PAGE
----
Our Annual What-to-do-with-Zucchini Recipe: Zucchini Corn Medley

Surely you don’t have too much zucchini: surely the one plant you grew (you didn’t plant a whole row, did you???) isn’t squirting out little squashes faster than the blink of an eye, nor are your friends and relatives pressing arm loads on you. Hah!

So here is our perhaps twelfth annual what to do with zucchini recipe, supplied this time by Sharon Frost in Calais, with additional suggestions from Ruth Thurston in Machias. I made it as a contribution to a supper with friends the other night and was happy with how easily it went together, how well it held up from assembly to consumption without getting soggy, and how tasty it was accompanying my friend Laura’s chicken piccata.

The recipe calls for small zucchini which means you have to take your sleeping bag out to the garden and sleep next to the plant so you can be there to grab that little squash before it balloons into a twenty-five pound behemoth. Now “small” zucchini may be a relative term: small compared to a big one might be a ten-inch long one compared to an eighteen inch one. I suppose two nice six to seven-inch squash might be the ticket. Mine was closer to twelve, so I quartered it length wise and removed the seeds and was happy with the results. I used the last bit of my frozen corn from last summer because this year’s crop is just beginning. Sharon’s recipe called for a quarter cup of chopped onion, so I just used a small onion.

Ruth and Sharon’s recipe had a lot in common as far as ingredients went, but Ruth’s added red pepper and eliminated corn. Also, Ruth’s was a microwave version, requiring two three-minute blasts on full power for cooking and one two-minute period for finishing it up. That suggests that if you need to get supper together quickly, microwave cooking is definitely an option for this dish.

You’ll need tomato sauce or prepared spaghetti sauce. I used plain home-canned tomato sauce. Oregano and basil add flavor and because I love garlic, I added a chopped clove of it along with the onion. Both recipes call for grated cheese stirred in but I sprinkled mine on top. Ultimately, the recipe that follows is my tinkered-with version, but I depended on Sharon’s for getting me there.

Altogether, perfectly lovely. Stick this one into your recipe box under “z” for “zucchini.” P.S. It works with yellow summer squash, too.

Zucchini Corn Medley
Serves: 4
  • 2 tablespoons butter or olive oil
  • 2-3 small zucchini cubed
  • 1 cup corn kernels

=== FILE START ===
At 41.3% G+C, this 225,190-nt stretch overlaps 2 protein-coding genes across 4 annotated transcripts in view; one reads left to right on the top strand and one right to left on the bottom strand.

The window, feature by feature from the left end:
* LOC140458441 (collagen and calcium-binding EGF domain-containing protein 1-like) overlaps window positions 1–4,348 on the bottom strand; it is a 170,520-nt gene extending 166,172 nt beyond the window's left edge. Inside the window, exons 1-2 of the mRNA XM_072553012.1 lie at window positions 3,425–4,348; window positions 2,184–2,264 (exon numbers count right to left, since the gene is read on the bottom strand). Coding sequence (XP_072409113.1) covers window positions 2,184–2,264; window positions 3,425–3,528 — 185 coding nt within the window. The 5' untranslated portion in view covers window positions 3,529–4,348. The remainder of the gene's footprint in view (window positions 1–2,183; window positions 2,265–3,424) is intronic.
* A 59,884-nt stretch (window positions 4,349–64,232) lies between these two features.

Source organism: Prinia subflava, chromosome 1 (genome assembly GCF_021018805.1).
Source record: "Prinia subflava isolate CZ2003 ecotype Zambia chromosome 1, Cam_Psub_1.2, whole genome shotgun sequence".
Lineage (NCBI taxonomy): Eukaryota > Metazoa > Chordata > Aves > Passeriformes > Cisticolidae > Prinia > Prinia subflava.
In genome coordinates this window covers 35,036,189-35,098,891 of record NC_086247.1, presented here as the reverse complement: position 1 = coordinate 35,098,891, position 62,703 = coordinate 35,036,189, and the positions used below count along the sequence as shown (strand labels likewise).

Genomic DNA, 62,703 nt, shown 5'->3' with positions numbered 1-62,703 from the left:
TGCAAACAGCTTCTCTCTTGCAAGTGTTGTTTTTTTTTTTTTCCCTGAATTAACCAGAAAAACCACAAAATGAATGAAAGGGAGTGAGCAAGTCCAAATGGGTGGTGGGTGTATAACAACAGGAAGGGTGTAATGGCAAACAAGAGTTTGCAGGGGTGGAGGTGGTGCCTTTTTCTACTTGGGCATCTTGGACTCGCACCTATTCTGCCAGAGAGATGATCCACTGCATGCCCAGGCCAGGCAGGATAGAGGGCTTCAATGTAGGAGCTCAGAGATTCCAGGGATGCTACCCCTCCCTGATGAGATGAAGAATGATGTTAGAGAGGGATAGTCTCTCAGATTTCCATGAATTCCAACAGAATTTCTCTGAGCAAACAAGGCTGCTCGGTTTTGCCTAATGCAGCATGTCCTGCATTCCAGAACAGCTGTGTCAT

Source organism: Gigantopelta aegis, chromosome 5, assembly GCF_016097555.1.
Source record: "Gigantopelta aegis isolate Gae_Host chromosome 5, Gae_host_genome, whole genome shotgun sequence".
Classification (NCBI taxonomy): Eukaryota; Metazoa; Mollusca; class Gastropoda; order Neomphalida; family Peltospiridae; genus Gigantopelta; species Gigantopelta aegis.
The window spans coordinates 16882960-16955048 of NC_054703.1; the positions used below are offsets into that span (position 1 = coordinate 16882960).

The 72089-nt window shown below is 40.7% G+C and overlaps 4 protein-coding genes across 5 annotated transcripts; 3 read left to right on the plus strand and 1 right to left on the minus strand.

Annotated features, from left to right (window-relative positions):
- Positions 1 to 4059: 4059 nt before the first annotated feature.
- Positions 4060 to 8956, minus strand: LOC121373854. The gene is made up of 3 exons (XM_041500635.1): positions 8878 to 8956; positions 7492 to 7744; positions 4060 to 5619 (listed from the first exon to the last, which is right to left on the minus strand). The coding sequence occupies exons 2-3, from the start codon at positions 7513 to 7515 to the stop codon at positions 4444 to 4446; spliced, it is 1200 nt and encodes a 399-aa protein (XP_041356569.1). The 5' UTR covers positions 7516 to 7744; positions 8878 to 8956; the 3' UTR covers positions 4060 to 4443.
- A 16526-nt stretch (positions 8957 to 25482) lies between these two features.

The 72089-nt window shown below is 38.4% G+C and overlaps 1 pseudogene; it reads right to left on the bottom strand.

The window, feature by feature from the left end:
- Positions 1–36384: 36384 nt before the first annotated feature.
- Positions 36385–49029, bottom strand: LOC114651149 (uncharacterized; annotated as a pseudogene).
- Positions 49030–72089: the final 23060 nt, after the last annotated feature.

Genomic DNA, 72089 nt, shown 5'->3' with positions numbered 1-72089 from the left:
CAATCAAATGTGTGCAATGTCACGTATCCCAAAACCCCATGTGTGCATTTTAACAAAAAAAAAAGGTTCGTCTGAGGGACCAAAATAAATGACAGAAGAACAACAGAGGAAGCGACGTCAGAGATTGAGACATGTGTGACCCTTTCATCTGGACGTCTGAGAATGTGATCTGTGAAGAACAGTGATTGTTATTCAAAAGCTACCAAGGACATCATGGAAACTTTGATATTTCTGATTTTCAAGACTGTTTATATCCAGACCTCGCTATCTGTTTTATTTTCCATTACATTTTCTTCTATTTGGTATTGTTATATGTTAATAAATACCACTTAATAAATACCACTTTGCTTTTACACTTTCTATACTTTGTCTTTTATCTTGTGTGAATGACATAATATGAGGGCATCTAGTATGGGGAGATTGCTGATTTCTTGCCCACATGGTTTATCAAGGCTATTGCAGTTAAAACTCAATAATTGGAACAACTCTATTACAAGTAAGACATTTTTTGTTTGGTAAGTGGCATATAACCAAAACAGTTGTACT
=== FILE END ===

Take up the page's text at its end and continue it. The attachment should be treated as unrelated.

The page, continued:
• 1 small onion, chopped
  • 1 clove of garlic, optional
  • ¼ cup tomato or spaghetti sauce
  • ¼ teaspoon dried oregano or more to taste
  • ¼ teaspoon dried basil or more to taste
  • ¼ to ½ cup grated cheddar cheese
  • Salt and pepper to taste
  1. Salt and pepper to taste
  2. Melt the butter or heat the olive oil in a large sauté pan.
  3. Add the zucchini, corn, onion, and optional garlic and sauté until the vegetables are just tender.
  4. Stir in the tomato sauce, herbs, and cheddar and cook for a couple more minutes, taste and adjust seasonings.
  5. Serve.


Sandy Oliver

About Sandy Oliver

Sandy Oliver Sandy is a freelance food writer with the column Taste Buds appearing weekly since 2006 in the Bangor Daily News, and regular columns in Maine Boats, Homes, and Harbors magazine and The Working Waterfront. Besides freelance food writing, she is a pioneering food historian beginning her work in 1971 at Mystic Seaport Museum, where she developed a fireplace cooking program in an 1830s house. After moving to Maine in 1988, Sandy wrote, Saltwater Foodways: New Englanders and Their Foods at Sea and Ashore in the 19th Century published in 1995. She is the author of The Food of Colonial and Federal America published in fall of 2005, and Giving Thanks: Thanksgiving History and Recipes from Pilgrims to Pumpkin Pie which she co-authored with Kathleen Curtin. She often speaks to historical organizations and food professional groups around the country, organizes historical dinners, and conducts classes and workshops in food history and in sustainable gardening and cooking. Sandy lives on Islesboro, an island in Penobscot where she gardens, preserves, cooks and teaches sustainable lifeways.